As the United States experiences a major political shift, it is important to consider the probable changes to tax law that the new party in power will likely implement. The extreme likelihood of these changes to the current tax law and exemption limits creates a window of opportunity for clients’ to take advantage of.
The repeal of the TCJA and the reappearance of proposals made or considered during the previous Obama/Biden administration would significantly change the current wealth tax transfer landscape. Although the structure and effective dates of any such changes are unknown, they have the potential to substantially constrain currently available wealth transfer strategies. Here are potential changes that we believe deserve attention.
1. Decrease the current tax exemption i.e Gift, estate and generation-skipping transfer [GST]). The repeal of the TCJA would reduce the per-person unified tax transfer exemption as indexed for inflation from its current level of $11.7 million to $5 million (or approximately $5.5 million if some version of inflation-adjusted indexing were applied). Some believe that the legislation could reduce the exemption even further, possibly to the $3.5 million level previously proposed by the Obama/Biden administration. This potential change should motivate clients with larger estates to consider using their full exemption(s) as soon as possible. Clients who had fully used their exemptions as of the end of last year can still make use of the additional $120,000 that inflation adjustments added as of Jan. 1, 2021. Certain strategies may permit transfers made early in 2021 to be modified later if it’s determined that they occurred after the effective date of a decrease in the exemption.
2. Increase the current unified transfer tax rate. The current rate of 40% wouldn’t be impacted merely by repeal of the TCJA. President Biden hasn’t publicly advocated for a rate increase, but the prospect of one reinforces the importance of using currently available transfer tax exemptions and potentially even making taxable gifts to fully use a GST tax exemption that exceeds an available gift tax exemption.
3. Eliminate the step-up in tax basis at death. Under current law, appreciated assets included in an estate receive an income tax basis step-up to their date-of-death value or their value six months later. President Biden has made an alternative proposal. It’s unclear whether this change would be limited to carryover basis for inheritors or involve a more drastic change that would impose an income tax on appreciation at death. A carryover basis approach was actually enacted in 1976, but implementation of it proved to be so difficult it was repealed before it took effect. Although this change seems unlikely in the near term, its possibility can’t be totally ignored.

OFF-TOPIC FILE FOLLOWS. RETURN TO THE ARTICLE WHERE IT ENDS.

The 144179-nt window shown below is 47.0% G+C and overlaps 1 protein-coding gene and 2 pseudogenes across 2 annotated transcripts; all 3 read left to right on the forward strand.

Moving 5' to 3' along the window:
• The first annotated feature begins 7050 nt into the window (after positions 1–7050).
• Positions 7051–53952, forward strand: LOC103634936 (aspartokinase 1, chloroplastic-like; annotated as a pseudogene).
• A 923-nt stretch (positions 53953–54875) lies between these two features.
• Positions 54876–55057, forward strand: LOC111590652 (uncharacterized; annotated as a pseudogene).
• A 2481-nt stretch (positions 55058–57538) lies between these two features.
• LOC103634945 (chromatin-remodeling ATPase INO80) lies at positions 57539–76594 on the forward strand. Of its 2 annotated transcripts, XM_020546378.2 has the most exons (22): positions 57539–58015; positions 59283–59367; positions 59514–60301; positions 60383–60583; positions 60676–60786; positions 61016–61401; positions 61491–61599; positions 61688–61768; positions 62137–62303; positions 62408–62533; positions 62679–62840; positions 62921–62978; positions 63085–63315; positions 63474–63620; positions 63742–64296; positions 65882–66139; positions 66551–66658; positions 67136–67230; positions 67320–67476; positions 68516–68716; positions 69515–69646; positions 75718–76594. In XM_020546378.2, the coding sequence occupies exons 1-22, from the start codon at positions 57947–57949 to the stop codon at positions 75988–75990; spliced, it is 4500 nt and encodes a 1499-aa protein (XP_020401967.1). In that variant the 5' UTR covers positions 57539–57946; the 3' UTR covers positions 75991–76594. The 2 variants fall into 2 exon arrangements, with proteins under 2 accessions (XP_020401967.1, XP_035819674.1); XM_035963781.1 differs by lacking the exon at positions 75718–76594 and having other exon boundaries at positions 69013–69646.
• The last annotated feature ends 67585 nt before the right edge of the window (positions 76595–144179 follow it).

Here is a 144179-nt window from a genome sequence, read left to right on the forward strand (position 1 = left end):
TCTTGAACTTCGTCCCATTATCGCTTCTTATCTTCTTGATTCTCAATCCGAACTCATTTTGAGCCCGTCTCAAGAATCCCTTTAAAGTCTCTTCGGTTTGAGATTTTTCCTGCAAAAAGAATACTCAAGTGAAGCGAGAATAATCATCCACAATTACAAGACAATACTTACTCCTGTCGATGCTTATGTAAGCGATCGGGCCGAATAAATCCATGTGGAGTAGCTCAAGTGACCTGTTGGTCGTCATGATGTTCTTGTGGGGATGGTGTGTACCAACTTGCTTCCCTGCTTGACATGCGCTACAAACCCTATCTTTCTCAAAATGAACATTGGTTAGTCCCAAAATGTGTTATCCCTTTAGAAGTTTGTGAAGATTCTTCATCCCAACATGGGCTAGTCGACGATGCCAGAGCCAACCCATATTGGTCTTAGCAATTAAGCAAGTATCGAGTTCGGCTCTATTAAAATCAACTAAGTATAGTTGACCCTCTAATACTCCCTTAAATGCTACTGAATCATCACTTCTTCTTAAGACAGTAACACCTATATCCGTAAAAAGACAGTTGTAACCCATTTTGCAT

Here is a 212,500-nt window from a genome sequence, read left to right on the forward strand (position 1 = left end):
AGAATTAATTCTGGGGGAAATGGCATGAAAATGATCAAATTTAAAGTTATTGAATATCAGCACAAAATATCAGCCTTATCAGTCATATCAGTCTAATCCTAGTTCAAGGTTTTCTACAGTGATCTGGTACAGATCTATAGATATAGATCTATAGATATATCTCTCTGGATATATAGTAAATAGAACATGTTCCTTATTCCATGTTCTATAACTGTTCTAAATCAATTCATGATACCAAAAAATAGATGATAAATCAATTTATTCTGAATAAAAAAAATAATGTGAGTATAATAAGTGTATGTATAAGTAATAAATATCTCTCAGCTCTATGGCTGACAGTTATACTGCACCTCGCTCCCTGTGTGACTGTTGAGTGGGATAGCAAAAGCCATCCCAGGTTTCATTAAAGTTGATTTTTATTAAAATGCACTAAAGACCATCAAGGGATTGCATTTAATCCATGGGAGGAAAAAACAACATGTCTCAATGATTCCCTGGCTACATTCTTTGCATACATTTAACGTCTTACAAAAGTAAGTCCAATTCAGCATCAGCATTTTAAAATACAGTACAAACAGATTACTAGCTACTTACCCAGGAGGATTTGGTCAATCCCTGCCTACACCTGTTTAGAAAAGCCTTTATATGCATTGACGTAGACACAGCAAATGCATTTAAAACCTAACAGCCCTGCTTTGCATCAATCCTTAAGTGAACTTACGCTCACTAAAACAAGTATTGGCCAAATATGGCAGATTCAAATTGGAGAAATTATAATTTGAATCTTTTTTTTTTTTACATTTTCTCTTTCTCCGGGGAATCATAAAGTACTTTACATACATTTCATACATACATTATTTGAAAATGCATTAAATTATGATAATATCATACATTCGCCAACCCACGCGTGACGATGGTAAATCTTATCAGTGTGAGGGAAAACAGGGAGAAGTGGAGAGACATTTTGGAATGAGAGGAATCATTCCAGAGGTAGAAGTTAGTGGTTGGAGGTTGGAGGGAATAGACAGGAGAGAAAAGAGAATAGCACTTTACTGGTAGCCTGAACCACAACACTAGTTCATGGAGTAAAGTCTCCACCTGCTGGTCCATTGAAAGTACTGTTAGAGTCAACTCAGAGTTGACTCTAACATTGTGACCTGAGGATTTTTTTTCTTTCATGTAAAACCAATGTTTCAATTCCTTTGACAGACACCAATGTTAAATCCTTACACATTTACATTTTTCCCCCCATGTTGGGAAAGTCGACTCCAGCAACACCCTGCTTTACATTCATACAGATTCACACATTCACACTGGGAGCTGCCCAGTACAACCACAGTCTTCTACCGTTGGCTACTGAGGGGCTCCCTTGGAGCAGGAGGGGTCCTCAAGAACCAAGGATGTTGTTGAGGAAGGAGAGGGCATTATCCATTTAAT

4. Bring back proposed restrictions on valuation discounts. The Obama/Biden administration issued proposed regulations in 2016 that would meaningfully restrict the use of fair market value discounts when assets transferred are subject to lack-of-control, marketability or other restrictions. These proposed regulations were withdrawn in 2017, but it seems likely some version of them will return under the new administration. This prospect provides additional incentive to consider as soon as possible any wealth transfer strategies to which a valuation discount may apply.
5. Impose restrictions on the use of grantor retained annuity trusts (GRATs) and GST trusts. The potential for these changes makes it important for anyone considering a GRAT strategy or putting GST in place to do so as soon as possible.
6. Change grantor trust status. If ordinary income tax rates and rates on LTCGs for high-income taxpayers are increased, families with grantor trusts should consider whether the benefit of terminating grantor trust status—if those trusts will qualify for lower tax rates—exceeds the benefit of having the income tax payments decrease the grantor’s taxable estate.
7. Modify trusts producing meaningful amounts of taxable income. If income tax rates on ordinary income or LTCGs are increased for high-income taxpayers, trustees or other fiduciaries with the authority to do so should consider dividing individual trusts into multiple smaller trusts if they’ll qualify for lower income tax rates.
Despite the uncertainty, clients’ should begin considering now how these possible changes might affect them and whether they want to implement certain strategies sooner rather than later.